The Iowa Caucuses Were A Hot Mess Long Before Last Night

By Irene Merrow | February 4, 2020
Mascot

Share this sh*t

Welp, the Iowa Caucus…happened. And who is the winner?!?! This is fun: As of Monday afternoon, we’re still not sure! The Iowa Democratic Party has vowed to release results by 5 p.m. on Tuesday, with a day-long delay due to an apparent issue with the new app that was used to tally the votes.

Is this a hugely important democratic process or my mom trying to figure out how to log in to her email?

There are a few factors that could be to blame for the chaos that has spun from the Iowa Caucus, one being that this year they decided to report three different results: voters’ initial candidate preferences, their final candidate preferences, and the number of state delegates awarded. It’s possible this led to confusion in tallying the votes on the app, which also experienced “a major coding error” and was inadequately tested.

But even beyond that, the mess that has been made here may be a smaller symptom of larger issues within the caucus process. Alright, let’s roast the Iowa Caucus. Iowans, we adore you — don’t take it personally.

First, let’s begin with the diversity issue.

The state of Iowa is about 90% white, which is, in technical terms, really fucking white. It’s also disproportionate to both the country, which is 60% white, and the Democratic party, which has about a 40% base of people of color. 

The Iowa Caucus is thought to be a crucial race for candidates since it usually sets the tone for the rest of the races. Whoever wins Iowa has an advantage, as their win tends to show voters in the other states who probably has the best chance at winning. It’s a highly influential process, so having mostly white people participate is unfair, and doesn’t paint an accurate picture in terms of who everyone in the country would vote for.

It’s yet another case of white people getting their say broadcast, while minorities aren’t given much of a say at all.

Next up is the issue of accessibility.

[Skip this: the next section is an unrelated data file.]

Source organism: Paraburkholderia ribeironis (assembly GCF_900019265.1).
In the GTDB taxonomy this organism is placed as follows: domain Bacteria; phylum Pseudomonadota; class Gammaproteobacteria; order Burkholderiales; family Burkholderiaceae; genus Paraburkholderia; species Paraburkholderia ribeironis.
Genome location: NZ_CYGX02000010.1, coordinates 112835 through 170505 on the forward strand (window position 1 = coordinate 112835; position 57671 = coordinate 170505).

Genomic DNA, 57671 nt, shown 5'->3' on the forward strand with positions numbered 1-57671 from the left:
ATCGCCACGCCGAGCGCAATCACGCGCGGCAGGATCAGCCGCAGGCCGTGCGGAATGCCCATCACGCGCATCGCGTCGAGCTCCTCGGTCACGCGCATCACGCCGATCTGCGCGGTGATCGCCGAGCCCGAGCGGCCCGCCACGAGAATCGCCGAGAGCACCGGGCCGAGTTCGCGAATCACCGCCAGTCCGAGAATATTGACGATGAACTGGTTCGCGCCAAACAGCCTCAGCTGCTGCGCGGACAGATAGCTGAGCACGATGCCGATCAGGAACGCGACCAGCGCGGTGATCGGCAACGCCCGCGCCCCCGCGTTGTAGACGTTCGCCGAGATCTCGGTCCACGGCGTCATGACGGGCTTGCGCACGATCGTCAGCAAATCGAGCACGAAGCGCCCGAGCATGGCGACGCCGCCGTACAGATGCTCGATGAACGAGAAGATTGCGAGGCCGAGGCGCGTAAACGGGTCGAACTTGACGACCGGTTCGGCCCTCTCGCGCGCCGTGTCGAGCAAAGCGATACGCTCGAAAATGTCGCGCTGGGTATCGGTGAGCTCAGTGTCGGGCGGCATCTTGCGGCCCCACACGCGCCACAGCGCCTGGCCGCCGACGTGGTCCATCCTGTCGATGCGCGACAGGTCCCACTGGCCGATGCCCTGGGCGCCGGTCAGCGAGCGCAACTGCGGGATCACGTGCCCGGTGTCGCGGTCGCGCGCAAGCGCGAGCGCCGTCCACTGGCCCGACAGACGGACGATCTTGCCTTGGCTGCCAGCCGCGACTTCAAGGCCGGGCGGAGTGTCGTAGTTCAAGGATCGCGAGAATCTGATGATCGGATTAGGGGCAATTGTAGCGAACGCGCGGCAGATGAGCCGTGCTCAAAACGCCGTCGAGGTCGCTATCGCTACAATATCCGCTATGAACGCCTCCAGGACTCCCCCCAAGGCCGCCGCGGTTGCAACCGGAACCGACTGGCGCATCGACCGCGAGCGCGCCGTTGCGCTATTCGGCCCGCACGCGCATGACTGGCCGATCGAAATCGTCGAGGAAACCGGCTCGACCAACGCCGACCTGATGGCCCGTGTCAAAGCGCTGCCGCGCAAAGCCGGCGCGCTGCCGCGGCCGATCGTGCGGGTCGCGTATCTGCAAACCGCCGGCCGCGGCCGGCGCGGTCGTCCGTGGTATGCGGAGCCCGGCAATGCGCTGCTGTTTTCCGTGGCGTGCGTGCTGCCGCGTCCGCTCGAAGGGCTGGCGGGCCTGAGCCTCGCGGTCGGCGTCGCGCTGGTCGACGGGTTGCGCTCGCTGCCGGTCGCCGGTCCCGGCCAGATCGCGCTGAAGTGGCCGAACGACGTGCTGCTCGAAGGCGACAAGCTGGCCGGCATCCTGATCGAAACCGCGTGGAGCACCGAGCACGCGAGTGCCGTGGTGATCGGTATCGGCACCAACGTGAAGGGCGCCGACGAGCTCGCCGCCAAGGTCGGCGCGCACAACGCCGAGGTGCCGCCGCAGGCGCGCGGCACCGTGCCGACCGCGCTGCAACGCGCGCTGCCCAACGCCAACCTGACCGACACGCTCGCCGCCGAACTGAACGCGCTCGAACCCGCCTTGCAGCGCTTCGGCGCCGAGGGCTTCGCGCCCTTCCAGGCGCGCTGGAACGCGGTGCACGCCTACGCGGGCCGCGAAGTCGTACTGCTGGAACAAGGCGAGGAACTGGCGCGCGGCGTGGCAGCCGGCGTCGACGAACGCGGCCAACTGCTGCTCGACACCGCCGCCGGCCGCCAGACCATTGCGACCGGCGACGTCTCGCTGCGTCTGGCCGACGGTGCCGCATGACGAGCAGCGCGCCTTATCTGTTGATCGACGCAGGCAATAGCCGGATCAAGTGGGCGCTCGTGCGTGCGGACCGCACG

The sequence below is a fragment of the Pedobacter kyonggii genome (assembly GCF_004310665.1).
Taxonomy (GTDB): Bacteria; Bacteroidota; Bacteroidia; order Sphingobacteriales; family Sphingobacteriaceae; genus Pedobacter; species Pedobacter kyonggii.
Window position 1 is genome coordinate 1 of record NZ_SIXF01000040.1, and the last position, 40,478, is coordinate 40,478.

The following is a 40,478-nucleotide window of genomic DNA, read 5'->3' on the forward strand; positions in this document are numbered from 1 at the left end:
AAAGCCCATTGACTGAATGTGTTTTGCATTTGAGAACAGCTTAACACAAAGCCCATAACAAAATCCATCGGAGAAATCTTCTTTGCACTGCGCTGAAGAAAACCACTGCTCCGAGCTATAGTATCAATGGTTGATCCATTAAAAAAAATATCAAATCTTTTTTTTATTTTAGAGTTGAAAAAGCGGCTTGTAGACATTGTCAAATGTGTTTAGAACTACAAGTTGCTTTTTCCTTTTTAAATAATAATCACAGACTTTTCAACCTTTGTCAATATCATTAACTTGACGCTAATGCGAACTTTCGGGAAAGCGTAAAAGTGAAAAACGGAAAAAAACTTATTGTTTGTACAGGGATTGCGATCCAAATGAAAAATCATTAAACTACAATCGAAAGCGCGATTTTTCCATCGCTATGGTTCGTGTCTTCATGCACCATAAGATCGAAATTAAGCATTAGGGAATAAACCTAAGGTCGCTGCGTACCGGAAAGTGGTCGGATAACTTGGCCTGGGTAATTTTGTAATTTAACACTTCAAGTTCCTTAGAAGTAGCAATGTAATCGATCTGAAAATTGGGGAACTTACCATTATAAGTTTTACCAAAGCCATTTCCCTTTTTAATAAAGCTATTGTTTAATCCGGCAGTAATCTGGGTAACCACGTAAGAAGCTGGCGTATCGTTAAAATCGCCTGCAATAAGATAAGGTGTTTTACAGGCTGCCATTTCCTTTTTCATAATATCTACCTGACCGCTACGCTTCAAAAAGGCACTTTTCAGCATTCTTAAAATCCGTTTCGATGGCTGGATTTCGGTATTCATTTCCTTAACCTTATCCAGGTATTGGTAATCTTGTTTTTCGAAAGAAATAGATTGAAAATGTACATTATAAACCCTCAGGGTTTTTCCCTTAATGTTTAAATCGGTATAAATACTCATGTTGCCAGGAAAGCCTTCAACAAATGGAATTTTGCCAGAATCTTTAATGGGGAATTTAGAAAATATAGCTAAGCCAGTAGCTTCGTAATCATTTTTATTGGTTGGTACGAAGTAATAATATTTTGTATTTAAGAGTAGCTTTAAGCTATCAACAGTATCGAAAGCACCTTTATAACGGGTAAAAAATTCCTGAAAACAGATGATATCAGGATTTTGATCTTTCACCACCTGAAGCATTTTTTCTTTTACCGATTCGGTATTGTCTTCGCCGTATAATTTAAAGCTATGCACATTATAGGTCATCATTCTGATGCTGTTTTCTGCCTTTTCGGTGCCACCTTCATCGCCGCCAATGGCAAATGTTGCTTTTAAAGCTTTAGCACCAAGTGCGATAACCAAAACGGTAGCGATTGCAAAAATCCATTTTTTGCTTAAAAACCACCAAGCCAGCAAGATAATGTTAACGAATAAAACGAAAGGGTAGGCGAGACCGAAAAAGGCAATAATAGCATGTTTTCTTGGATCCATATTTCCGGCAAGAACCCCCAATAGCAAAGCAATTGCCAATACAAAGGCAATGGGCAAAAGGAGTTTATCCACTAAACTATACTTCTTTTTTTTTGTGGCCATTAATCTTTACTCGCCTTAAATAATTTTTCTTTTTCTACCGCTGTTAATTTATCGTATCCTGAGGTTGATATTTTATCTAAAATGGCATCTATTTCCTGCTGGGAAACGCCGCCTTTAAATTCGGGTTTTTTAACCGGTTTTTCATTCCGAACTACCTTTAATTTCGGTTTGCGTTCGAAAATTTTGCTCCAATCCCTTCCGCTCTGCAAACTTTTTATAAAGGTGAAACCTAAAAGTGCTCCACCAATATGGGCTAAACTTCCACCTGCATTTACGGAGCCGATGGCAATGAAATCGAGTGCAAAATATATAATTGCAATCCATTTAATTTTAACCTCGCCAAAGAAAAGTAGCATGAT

For people with disabilities, the Iowa Caucus has been a nightmare in the past, effectively disenfranchising large groups of people.

There are long lines that last for hours in specified locations. Promises had been made that 2020 would be more accessible for people with disabilities, but according to a piece in the New York Times, people who had tried to inquire about how to receive help with access weren’t getting many helpful answers.

It’s also hard for some people to attend the caucus because of when it takes place.

The Iowa Caucus typically starts at 7pm, and takes some time to participate in (usually about an hour, not counting the time spent waiting in line). This makes it difficult, if not impossible, for people who work nights to participate. Technically people should be able to leave work to vote, but as someone who works in service, I can tell you right now, if I asked my boss to leave a shift for hours, they would be like, “Lol, no.” This means a lot of working-class people simply don’t have the time to participate. To say nothing of the fact that the caucuses force people to procure or pay for childcare in order to… exercise their fundamental right to participate in democracy. Yeah, that doesn’t seem right. (Children are definitely allowed to attend the caucuses — but as we said, they can run late, and a 6-year-old with even the world’s most tricked out iPad can’t be asked to sit quietly the entire time.)

And then there is the issue of the coin toss.

Yup, you read that right, literal coin tosses are implemented in the case of a tie during the caucus process, and that coin toss actually determines how many delegates a candidate will get. Again, I ask, is this an important democratic process or a bunch of 8-year-olds trying to see who gets to eat the last Oreo? Coin tossing seems a bit arbitrary, juvenile, and inaccurate when it comes to an election, does it not?

What happened last night is a whole ass mess, but perhaps we should take it as a sign that we need to re-evaluate this entire system and make some updates that can ensure a more fair, diverse, and accessible process. Idk sounds like that would p be chill.

Want to keep up with the news without crying into your sad desk salad? Subscribe to the Betches Sup newsletter for a lunchtime briefing to make you laugh, instead of cry, about the news.

Images: Twitter (2)